We place significant emphasis on “leadership” – on knowing how to lead and identifying the qualities that make a good leader. The American Shakespeare Center even has an entire Leadership program designed to teach such skills to all sorts of people: government executives, warehouse managers, high school administrators, homeschool students, and everyone in between, all learning how to use the tools of theatre to enhance their abilities to lead. Yes, leadership is definitely important. But what about the oft-maligned (or at least overlooked) flipside to leading? Where is the curriculum designed to teach us how to be better followers?

Now, I know what you may be thinking: why would anyone want to learn that? The word “follower” may evoke feelings of weakness (followers must lack the strength to lead) or conformity (followers are sheep, blindly heading wherever everybody else is already heading) or the noxious omnipresent voyeurism afforded by social media (as a millenial, I can’t hear the word “follower” without thinking about how many of those I do – or don’t – have on Instagram). Nobody wants to cultivate those feelings. But I’d like to invite you to think a bit differently about what it means to be a follower, and how integral followers are to the fabric of a healthy society. After all, you can’t have a leader without a following.

In a play, every character is not the focus of every scene. Most shows may have “leads”, characters who take up the bulk of the attention — the way nearly every scene in Romeo & Juliet revolves around Romeo and/or Juliet — balanced with other characters who move in and out of that central spotlight. The others accomplish many things: they do things to advance the plot (it would be a short and pointless play if Romeo and Juliet were the only two residents of Verona), they give the play texture by introducing variety (after enduring an entire act of Romeo moping, audiences are often relieved to finally meet the merrier Mercutio), and they direct our attention towards the “leads” by caring about what happens to them and inviting us to do the same. Without their direction, we wouldn’t know where to look. Their followship is what allows the leaders to lead.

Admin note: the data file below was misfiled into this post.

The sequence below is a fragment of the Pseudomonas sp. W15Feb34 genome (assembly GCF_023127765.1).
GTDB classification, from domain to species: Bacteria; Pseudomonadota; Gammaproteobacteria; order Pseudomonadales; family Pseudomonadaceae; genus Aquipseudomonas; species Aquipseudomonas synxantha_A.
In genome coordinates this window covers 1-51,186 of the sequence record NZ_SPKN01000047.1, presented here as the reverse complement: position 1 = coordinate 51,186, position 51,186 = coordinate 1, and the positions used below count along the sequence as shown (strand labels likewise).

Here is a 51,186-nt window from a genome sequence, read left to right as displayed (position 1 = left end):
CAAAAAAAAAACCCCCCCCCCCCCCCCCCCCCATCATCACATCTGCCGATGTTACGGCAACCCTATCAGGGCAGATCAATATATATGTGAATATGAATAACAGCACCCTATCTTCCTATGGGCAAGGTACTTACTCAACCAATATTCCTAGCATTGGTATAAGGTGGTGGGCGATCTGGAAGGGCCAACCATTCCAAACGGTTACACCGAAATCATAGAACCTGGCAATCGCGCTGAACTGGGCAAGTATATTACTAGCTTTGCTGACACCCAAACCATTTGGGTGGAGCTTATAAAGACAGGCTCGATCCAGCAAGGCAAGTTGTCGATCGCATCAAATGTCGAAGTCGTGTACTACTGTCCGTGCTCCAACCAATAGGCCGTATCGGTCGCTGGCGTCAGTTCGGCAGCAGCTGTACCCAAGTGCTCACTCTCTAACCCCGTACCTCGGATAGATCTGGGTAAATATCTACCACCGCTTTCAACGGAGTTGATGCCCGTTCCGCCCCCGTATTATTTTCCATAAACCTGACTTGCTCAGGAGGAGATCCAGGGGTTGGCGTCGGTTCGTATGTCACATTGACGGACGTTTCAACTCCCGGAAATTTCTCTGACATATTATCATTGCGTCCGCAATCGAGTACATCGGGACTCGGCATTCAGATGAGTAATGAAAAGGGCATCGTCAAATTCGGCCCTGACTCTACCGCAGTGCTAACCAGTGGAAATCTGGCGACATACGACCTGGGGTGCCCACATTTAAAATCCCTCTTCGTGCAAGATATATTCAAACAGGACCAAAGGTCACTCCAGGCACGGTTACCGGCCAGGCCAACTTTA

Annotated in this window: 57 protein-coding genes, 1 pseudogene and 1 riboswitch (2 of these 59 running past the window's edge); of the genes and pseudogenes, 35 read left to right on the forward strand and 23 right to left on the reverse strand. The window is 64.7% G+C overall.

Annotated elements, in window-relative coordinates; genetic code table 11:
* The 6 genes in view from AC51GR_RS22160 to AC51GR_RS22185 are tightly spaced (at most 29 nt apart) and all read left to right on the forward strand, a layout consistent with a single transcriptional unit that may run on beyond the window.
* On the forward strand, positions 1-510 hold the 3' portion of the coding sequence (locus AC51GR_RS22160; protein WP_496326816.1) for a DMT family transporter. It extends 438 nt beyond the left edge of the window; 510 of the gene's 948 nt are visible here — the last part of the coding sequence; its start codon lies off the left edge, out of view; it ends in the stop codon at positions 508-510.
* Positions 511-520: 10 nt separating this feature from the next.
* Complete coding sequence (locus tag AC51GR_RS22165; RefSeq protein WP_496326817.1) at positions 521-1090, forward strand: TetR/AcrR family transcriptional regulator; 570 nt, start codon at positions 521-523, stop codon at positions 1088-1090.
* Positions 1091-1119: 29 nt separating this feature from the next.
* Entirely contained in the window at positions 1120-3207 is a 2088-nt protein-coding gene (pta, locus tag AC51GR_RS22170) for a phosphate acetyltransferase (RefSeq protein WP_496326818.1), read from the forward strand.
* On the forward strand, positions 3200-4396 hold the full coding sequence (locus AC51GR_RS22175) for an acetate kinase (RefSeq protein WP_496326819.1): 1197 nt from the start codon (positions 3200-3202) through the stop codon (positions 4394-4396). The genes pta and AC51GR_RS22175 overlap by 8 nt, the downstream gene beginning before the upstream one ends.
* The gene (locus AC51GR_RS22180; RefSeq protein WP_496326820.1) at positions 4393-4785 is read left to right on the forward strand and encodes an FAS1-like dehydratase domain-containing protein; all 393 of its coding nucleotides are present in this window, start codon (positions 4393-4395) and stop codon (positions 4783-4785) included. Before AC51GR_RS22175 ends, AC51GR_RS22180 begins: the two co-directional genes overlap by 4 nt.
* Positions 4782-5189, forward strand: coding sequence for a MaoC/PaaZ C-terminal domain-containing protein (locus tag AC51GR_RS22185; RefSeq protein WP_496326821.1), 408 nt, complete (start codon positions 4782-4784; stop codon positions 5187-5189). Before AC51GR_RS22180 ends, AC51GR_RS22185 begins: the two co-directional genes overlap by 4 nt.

When working with young actors in the ASC Drama Club or the ASC Theatre Camp, I am constantly reminding them of their number one job: to make their scene partner(s) look good. Your scene partner(s) will always be the most important part of every scene, and as an actor it is your job to make them look good. (And if you’re alone onstage, your scene partner is the audience.) If we all do our jobs, everyone looks good. But if we’re out there onstage only taking care of ourselves — looking for any opportunity to draw focus to our character or our moment regardless of the needs of the scene or the play — then we’ve got a mess. Nobody stands out in a sea of standers. For the standers to be seen, the rest of us need to sit.

Sitting may seem passive and powerless, and it certainly can be. But it doesn’t have to be. There’s power in sitting. Fellowship begins with followship: no leader gets anywhere alone, and humans have to work together to get anything done (we are remarkably useless animals by ourselves; our strength lies in our society). Yes, having a leader is critical. Leaders spearhead initiatives and create movements: we do need somebody to stand up eventually and say, “I’m going this way. Who’s with me?” If you’re going that way, too, but you’re not the one to stand up first, that doesn’t mean you’ve lost your chance to lead. It means you’ve gained the chance to lead by following. You get to add your support to the leader, and in doing so direct attention (and hopefully more support) towards that leader.

Theatre is a great way to teach followship. Staging a scene (especially one of Shakespeare’s, especially using Shakespeare’s Staging Conditions) opens up so many opportunities for some budding leaders to learn how to lead and when to follow. Theatre clarifies this attention-bartering by removing personal egos from the room — it’s not you or your ideas who are leading or following, but the character’s. I urge my young actors to remember their #1 job (make your scene partner(s) look good) and also to keep in mind their #2 job: know where the audience’s attention needs to be at any given moment and how your character can help support sending the attention in that direction. Each choice you make gives you the opportunity to reevaluate your decisions based on how well they help achieve those two goals (#1: make your scene partner look good; #2 direct the audience’s attention where it needs to go).  I ask them to evaluate their different staging choices based on what they gain and what they lose in their progress towards each goal with each choice. With practice, participants in the scene can notice, objectively, where they need to give or take attention — when to sit or stand, lead or follow. They learn about the power of giving focus, and how to lead by supporting the leadership of others. They recognize their place in the larger play, and give their support to telling it clearly to an audience.

As this election year drags on, remember that good followers are the key to effective leadership. Without support to throw attention in the leader’s direction, their message and their movement will get lost in the tumult. If there’s nobody going your way, by all means stand up and lead others in blazing a new trail. But if others are already headed in that direction, consider lending your voice in support of theirs — follow their lead and make them look good, rather than stealing the scene for yourself.

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